". . . But the past does not exist independently from the present. Indeed, the past is only past because there is a present, just as I can point to something over there only because I am here. But nothing is inherently over there or here. In that sense, the past has no content. The past -- or more accurately, pastness -- is a position. Thus, in no way can we identify the past as past." p. 15

". . . But we may want to keep in mind that deeds and words are not as distinguishable as often we presume. History does not belong only to its narrators, professional or amateur. While some of us debate what history is or was, others take it into their own hands." p. 153

Silencing the Past: Power and the Production of History (1995) by Michel-Rolph Trouillot

Tuesday, December 3, 2013

Treme - Season 4 - Yes We Can (ep. 32)

When too long away, returning to an intensely love place, filled with friends and family, it's homecoming.  But there's this disorientation, as though everything's just out of focus. That's because, as much as they are the same, the place, the people and yourself have changed. It takes a bit of time to re-adjust, re-orient and bring it all back together.

It's Election Day,New Orleans, 2008.  People are fired up.  The musicians, including our friend John Boutt√©, are donating their talents to entertain the long lines of voters thrilled to cast their vote for the first black president of the United States and against the party that screwed New Orleans so royally in 2005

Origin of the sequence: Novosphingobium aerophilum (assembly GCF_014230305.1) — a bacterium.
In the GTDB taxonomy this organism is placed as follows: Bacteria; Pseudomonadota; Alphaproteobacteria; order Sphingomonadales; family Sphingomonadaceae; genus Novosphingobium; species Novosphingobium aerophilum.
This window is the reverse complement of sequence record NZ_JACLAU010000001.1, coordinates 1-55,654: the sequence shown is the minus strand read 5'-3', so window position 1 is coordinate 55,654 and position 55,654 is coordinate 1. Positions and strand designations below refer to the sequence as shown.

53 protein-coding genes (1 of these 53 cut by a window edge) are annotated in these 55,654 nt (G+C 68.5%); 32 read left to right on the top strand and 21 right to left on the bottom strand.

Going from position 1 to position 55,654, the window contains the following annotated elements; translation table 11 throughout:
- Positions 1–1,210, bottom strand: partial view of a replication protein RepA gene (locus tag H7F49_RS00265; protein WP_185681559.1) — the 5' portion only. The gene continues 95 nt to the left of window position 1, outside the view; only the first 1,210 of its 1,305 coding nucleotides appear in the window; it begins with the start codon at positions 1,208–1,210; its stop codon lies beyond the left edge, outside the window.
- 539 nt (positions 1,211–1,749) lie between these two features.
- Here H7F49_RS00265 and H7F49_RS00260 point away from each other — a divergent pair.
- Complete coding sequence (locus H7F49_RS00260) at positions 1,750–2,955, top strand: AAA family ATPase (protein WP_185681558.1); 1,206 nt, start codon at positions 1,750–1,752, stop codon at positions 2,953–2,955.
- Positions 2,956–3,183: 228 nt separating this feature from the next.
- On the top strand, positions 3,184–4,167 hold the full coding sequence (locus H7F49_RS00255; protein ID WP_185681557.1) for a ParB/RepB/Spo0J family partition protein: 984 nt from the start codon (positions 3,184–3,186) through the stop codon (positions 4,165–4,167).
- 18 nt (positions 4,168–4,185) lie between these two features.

Kermit Ruffins Stokes the Crowd
2008 was a long time ago from now, 5 years later, the end of 2013, arguably the worst year for President Obama of either administration. 2005 was a long time ago from 2008, but New Orleans remembers 2005, as they will for all their lives.

Big Chief Albert Lambreauax and  LaDonna Batiste-Williams;
Albert Being Albert Did Not Vote;
LaDonna Did Divorce Larry
2008 was when everything changed again, as change has come for everybody in the series. This appears to be signaled by the change in the opening title sequence -- which are terrific!

Sonny Is Still Happily Married to His Vietnamese Wife;
Even Playing a Few Gigs Again
Davis is Uncharacteristically Subdued;
Antoine, Despite A Bit of Bucking is More Responsible

It is unbelievable how much got into this episode. This is meant in the very best way.  Back when el V and I were young and first married, living here in NYC, there was a weekly public radio station program that charted the history of black music and civil rights.  We would shut off the lights, snuggle up in bed and listen. The program was only 60 minutes long, but every week's program took us on a journey that spun us through decades, cities and history -- political as well as cultural -- that took us so far from ourselves and where we were, into places new, marvelous and terrible, and, because of the music all it so familiar at the same time.  By the time the program concluded we been very far away for a very long time, a journey that continued as we dropped into dream.

That's what it was like, watching the first episode of Season 4 in Treme. I'm so glad to be home again.

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